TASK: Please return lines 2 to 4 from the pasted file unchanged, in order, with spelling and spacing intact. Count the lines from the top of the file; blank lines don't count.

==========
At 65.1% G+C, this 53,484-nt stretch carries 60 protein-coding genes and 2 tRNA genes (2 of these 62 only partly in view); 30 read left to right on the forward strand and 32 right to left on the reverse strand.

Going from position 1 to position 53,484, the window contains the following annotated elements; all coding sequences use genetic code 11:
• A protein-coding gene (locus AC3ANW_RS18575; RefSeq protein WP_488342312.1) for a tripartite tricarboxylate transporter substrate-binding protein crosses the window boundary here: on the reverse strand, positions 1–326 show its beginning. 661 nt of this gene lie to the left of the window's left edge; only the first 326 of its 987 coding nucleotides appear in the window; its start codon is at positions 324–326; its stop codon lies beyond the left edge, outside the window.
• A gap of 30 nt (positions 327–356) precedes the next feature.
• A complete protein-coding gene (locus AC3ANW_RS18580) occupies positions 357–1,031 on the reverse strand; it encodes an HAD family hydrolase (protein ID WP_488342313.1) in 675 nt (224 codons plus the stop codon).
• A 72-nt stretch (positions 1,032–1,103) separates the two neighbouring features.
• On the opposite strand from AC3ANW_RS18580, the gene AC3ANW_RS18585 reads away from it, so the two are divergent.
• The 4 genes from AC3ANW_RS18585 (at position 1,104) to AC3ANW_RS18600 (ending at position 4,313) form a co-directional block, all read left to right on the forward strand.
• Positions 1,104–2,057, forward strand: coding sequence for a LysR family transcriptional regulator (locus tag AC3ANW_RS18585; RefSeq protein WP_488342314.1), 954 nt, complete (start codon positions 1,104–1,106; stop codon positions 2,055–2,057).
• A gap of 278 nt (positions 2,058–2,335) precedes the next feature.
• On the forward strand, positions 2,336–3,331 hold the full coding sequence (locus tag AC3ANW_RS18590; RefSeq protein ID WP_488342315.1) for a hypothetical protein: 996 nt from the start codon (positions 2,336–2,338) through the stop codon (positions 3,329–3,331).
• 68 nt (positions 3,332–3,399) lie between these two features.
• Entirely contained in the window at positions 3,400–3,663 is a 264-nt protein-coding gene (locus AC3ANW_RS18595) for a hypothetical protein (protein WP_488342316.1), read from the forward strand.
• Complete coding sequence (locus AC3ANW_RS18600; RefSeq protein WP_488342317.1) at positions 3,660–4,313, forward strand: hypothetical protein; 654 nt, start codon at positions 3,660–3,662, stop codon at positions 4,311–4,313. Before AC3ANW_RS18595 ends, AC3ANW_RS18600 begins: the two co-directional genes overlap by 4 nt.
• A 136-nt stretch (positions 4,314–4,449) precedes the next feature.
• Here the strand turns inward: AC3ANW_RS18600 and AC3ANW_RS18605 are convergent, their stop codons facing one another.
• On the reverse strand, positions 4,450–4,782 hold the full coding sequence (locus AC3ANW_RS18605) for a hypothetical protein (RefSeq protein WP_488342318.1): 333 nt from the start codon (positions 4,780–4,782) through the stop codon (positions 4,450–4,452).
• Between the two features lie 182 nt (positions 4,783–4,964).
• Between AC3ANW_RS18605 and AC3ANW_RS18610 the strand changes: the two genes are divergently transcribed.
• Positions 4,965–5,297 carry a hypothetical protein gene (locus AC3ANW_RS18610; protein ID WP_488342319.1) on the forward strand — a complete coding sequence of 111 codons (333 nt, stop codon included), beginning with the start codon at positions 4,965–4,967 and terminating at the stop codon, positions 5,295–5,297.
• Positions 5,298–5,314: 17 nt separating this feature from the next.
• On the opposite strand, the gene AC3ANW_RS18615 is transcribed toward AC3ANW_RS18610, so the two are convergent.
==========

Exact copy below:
Going from position 1 to position 53,484, the window contains the following annotated elements; all coding sequences use genetic code 11:
• A protein-coding gene (locus AC3ANW_RS18575; RefSeq protein WP_488342312.1) for a tripartite tricarboxylate transporter substrate-binding protein crosses the window boundary here: on the reverse strand, positions 1–326 show its beginning. 661 nt of this gene lie to the left of the window's left edge; only the first 326 of its 987 coding nucleotides appear in the window; its start codon is at positions 324–326; its stop codon lies beyond the left edge, outside the window.
• A gap of 30 nt (positions 327–356) precedes the next feature.